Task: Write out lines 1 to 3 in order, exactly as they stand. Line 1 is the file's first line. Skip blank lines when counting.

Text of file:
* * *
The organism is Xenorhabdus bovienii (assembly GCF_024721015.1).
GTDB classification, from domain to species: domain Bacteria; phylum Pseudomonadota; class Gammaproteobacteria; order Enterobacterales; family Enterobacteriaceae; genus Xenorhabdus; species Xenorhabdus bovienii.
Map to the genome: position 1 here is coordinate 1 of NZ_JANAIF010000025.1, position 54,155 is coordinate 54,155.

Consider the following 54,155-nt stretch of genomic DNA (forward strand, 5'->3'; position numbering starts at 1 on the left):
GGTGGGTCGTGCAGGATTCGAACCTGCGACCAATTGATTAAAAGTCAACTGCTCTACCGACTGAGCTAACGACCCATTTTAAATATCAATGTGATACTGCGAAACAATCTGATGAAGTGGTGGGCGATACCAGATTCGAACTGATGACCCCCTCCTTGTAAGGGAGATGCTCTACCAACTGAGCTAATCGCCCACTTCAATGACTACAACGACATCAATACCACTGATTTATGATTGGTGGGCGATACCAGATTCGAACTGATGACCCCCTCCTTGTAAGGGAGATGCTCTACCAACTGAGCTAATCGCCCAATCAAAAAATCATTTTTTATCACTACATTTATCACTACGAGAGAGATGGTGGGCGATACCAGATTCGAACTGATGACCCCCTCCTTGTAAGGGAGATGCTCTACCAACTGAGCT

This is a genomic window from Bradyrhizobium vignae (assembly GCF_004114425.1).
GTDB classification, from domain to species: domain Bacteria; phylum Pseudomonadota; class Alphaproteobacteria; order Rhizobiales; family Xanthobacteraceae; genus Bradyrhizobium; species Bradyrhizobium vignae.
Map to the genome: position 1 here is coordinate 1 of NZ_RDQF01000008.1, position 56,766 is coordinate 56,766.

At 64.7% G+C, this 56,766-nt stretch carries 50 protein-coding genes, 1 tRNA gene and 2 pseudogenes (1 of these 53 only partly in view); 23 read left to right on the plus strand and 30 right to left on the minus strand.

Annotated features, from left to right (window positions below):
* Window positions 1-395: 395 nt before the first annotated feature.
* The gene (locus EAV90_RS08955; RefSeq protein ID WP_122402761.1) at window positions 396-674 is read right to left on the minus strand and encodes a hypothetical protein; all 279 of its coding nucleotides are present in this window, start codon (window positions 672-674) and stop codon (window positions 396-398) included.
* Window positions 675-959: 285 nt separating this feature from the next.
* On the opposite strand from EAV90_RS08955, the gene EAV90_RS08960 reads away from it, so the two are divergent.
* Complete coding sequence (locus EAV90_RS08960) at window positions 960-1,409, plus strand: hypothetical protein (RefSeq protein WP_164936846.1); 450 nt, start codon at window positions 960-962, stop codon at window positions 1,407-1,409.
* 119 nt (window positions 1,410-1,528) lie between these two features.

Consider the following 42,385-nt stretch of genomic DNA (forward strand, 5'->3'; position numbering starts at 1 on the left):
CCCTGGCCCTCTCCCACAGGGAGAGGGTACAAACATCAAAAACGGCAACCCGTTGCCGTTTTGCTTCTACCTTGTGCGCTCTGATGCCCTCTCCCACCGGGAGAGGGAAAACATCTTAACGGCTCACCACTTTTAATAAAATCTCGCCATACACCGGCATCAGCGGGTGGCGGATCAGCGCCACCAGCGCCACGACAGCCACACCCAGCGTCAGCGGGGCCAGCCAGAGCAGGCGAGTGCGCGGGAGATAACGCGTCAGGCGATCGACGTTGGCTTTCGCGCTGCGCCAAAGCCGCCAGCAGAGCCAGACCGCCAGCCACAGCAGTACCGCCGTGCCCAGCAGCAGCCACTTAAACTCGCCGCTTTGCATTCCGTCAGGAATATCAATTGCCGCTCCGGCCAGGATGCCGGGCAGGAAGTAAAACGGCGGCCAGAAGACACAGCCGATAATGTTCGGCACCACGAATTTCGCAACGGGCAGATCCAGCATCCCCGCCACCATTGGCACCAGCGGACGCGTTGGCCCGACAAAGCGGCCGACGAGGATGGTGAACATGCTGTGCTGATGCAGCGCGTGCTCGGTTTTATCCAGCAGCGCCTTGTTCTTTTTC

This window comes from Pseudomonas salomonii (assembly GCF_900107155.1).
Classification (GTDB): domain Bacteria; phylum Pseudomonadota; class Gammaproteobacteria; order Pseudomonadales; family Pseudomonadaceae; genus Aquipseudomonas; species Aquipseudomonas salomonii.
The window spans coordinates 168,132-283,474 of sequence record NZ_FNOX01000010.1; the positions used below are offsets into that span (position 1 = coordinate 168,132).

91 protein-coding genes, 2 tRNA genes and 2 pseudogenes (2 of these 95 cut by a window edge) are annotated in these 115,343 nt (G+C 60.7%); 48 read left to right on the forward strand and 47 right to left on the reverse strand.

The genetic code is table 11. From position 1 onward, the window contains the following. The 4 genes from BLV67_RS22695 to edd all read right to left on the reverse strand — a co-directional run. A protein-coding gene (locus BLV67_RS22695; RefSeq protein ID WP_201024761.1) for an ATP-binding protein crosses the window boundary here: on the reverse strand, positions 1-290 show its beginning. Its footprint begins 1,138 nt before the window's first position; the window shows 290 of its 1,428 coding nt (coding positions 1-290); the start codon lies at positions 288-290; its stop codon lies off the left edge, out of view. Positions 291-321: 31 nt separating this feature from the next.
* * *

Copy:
The organism is Xenorhabdus bovienii (assembly GCF_024721015.1).
GTDB classification, from domain to species: domain Bacteria; phylum Pseudomonadota; class Gammaproteobacteria; order Enterobacterales; family Enterobacteriaceae; genus Xenorhabdus; species Xenorhabdus bovienii.
Map to the genome: position 1 here is coordinate 1 of NZ_JANAIF010000025.1, position 54,155 is coordinate 54,155.